But I did want to finish this fight. So before Erin could finish recovering, I snapped the end of the staff backwards and up into the girl’s face. Then I spun around, using the momentum to build up force before bringing length of the staff against her back as she recoiled. The blow knocked her to the ground, and the sword dropped from her hand.

A sharp whistle filled the air, and Hisao hopped up into the arena. After checking Paul quickly to make sure he was breathing all right, he moved to Erin.

I had already dropped to one knee by that point, my eyes on the other girl. “Hey, you okay?”

Wincing, she reached to rub her lower back. “Oww… oww, that’s gonna leave a mark. For a few minutes, at least.” Winking at me in a clear attempt to make me feel better even though she was obviously not feeling that great, she started to pick herself up. I extended a hand, and she accepted the help to her feet.

“Paul?” I called. “You all right over there?”

“I’ll be just fine,” he replied in his usual drawl. There was something else to it, just below the surface. He was obviously trying to sound normal, but I could tell his pride was hurt. Which didn’t make him a bad guy or anything, obviously. Everyone had an ego, and I had stung his. But he was smothering that reaction and putting a good face on it.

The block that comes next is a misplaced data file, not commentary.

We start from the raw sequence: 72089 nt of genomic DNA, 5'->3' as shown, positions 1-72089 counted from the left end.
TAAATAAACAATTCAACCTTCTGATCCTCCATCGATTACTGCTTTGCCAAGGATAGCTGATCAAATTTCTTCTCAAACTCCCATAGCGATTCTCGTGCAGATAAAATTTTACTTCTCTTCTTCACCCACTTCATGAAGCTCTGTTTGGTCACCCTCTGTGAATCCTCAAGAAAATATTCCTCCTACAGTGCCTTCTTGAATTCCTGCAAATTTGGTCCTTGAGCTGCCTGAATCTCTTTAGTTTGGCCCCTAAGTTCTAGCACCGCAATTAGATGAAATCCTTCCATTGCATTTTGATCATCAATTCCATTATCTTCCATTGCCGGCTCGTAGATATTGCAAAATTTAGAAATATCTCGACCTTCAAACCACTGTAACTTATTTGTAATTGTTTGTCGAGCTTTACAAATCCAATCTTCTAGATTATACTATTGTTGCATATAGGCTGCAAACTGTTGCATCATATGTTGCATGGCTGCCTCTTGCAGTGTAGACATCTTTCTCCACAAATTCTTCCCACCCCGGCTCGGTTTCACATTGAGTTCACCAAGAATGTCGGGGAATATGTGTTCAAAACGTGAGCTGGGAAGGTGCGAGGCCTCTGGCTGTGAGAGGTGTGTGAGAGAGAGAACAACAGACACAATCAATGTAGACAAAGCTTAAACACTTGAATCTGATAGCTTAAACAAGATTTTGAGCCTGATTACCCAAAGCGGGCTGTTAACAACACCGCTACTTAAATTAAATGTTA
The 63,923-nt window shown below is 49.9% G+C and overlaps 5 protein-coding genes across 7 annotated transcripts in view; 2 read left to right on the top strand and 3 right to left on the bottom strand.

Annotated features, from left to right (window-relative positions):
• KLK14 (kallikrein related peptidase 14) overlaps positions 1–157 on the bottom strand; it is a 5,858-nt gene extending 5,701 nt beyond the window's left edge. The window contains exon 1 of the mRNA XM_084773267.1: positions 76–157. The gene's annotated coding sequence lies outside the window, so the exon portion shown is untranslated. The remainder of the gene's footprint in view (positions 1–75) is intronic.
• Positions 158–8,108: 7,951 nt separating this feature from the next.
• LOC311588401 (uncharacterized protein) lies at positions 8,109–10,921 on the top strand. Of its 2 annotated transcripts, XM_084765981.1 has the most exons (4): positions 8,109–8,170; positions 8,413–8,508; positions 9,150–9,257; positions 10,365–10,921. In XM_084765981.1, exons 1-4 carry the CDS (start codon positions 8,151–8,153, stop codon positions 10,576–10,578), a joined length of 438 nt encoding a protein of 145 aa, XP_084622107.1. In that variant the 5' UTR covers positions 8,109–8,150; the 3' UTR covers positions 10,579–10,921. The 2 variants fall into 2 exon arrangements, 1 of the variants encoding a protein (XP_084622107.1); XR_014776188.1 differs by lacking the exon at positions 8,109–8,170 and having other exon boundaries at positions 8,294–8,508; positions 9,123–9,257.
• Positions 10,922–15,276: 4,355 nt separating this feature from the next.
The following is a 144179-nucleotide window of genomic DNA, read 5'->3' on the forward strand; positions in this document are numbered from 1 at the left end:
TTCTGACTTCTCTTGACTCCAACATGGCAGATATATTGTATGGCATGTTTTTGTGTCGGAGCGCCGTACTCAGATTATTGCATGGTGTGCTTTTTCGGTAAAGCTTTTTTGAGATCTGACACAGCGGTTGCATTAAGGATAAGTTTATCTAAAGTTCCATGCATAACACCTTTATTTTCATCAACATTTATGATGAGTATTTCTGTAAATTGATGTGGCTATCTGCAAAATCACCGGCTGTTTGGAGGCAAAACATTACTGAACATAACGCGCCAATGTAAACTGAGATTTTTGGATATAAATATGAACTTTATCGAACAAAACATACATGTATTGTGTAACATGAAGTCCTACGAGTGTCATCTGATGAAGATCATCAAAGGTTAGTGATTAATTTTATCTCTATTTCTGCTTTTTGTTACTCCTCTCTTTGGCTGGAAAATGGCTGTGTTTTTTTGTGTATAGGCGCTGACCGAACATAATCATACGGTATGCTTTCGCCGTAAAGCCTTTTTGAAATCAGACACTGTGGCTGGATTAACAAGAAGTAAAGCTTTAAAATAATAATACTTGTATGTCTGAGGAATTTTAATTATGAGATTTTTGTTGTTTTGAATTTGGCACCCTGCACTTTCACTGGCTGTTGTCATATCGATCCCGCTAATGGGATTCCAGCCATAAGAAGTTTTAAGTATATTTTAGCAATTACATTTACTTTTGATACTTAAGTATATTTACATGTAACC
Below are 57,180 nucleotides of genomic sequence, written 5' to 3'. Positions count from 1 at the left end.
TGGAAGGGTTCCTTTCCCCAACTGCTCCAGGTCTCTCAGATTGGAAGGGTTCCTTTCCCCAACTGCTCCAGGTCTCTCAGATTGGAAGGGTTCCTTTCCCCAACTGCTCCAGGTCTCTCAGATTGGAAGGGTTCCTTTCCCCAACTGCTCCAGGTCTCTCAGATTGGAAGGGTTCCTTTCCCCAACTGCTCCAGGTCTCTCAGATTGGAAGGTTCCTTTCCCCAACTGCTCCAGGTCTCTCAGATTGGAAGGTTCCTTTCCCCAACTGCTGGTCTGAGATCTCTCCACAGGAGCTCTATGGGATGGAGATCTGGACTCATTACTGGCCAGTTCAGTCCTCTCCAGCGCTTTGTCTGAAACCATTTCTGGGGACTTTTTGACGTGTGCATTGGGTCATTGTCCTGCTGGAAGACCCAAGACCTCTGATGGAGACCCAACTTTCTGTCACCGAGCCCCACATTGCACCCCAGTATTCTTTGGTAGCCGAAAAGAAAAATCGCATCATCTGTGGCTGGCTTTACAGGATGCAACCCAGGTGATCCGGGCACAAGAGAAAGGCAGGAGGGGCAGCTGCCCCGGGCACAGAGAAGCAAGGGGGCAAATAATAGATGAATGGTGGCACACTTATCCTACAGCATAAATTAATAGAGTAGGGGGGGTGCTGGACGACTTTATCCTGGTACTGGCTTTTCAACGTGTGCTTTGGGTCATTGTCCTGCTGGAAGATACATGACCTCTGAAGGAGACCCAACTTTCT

Releasing Erin after making sure she could stand on her own (however much she winced in the process), I moved to extend a hand to Paul then. After the most momentary of pauses, he took it. Then he met my gaze while shaking it. “We’ll get you next time.”

Casual as the words were, there was, again, something else beneath them. It was something in his eyes, the way he stared at me. It wasn’t loathing or anything. It wasn’t even really threatening. He was studying me. He was curious. And there was more to it. Somehow, it made me think of the look that must be in my eyes whenever I said that I’d help my friends with something.

Paul wasn’t looking at me like someone he needed to threaten. This wasn’t about being macho or anything like that. I’d seen that kind of look in plenty of eyes, and that wasn’t what this was.

He wasn’t threatening me. He saw me… as the threat. A threat he needed to be ready to protect the people he cared about from. And in the process of this sparring match, I had showed him that I could beat him.

This… could get complicated.  

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Study and Scrutiny 20-04

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“Where the hell is Katarin?” The question, voiced more like a demand, came from a boy with a long, dour-looking face and light brown hair in a shaggy cut. His nose was a little too big, but other than that, he was the type of average-looking who would actually be quite good if he took better care of himself.

Preston, that was his name. Preston Scofield. I’d never interacted with him directly, but I did remember that he and his roommate were the first two students to be called by their mentor at the start of the year.

Shiori and I had joined the rest of the Hunter track students out on the beach a few moments earlier.